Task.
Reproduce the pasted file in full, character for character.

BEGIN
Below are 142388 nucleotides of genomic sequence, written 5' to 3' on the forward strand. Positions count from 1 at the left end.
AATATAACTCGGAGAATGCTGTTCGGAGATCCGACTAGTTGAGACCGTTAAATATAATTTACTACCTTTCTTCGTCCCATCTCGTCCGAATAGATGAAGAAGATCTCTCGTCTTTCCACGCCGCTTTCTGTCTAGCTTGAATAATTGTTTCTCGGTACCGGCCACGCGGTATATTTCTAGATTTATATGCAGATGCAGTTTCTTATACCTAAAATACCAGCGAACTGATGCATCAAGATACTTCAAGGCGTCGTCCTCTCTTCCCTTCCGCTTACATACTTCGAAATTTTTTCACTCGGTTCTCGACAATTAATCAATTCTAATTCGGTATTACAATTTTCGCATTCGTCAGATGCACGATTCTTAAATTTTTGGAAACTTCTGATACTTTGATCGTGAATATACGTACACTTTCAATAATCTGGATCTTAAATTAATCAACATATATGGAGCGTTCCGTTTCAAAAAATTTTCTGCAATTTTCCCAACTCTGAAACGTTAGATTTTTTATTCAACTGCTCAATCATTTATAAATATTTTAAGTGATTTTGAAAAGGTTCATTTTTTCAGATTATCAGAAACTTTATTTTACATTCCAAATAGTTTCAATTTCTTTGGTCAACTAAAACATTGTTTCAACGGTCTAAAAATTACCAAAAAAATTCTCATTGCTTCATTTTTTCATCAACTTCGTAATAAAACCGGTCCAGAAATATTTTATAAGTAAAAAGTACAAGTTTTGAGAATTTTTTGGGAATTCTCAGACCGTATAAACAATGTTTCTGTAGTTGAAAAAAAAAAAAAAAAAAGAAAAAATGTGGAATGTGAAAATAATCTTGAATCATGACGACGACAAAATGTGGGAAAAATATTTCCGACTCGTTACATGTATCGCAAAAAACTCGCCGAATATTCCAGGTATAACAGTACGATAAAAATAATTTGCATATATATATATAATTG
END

Below are 142388 nucleotides of genomic sequence, written 5' to 3' on the forward strand. Positions count from 1 at the left end.
AATATAACTCGGAGAATGCTGTTCGGAGATCCGACTAGTTGAGACCGTTAAATATAATTTACTACCTTTCTTCGTCCCATCTCGTCCGAATAGATGAAGAAGATCTCTCGTCTTTCCACGCCGCTTTCTGTCTAGCTTGAATAATTGTTTCTCGGTACCGGCCACGCGGTATATTTCTAGATTTATATGCAGATGCAGTTTCTTATACCTAAAATACCAGCGAACTGATGCATCAAGATACTTCAAGGCGTCGTCCTCTCTTCCCTTCCGCTTACATACTTCGAAATTTTTTCACTCGGTTCTCGACAATTAATCAATTCTAATTCGGTATTACAATTTTCGCATTCGTCAGATGCACGATTCTTAAATTTTTGGAAACTTCTGATACTTTGATCGTGAATATACGTACACTTTCAATAATCTGGATCTTAAATTAATCAACATATATGGAGCGTTCCGTTTCAAAAAATTTTCTGCAATTTTCCCAACTCTGAAACGTTAGATTTTTTATTCAACTGCTCAATCATTTATAAATATTTTAAGTGATTTTGAAAAGGTTCATTTTTTCAGATTATCAGAAACTTTATTTTACATTCCAAATAGTTTCAATTTCTTTGGTCAACTAAAACATTGTTTCAACGGTCTAAAAATTACCAAAAAAATTCTCATTGCTTCATTTTTTCATCAACTTCGTAATAAAACCGGTCCAGAAATATTTTATAAGTAAAAAGTACAAGTTTTGAGAATTTTTTGGGAATTCTCAGACCGTATAAACAATGTTTCTGTAGTTGAAAAAAAAAAAAAAAAAAGAAAAAATGTGGAATGTGAAAATAATCTTGAATCATGACGACGACAAAATGTGGGAAAAATATTTCCGACTCGTTACATGTATCGCAAAAAACTCGCCGAATATTCCAGGTATAACAGTACGATAAAAATAATTTGCATATATATATATAATTG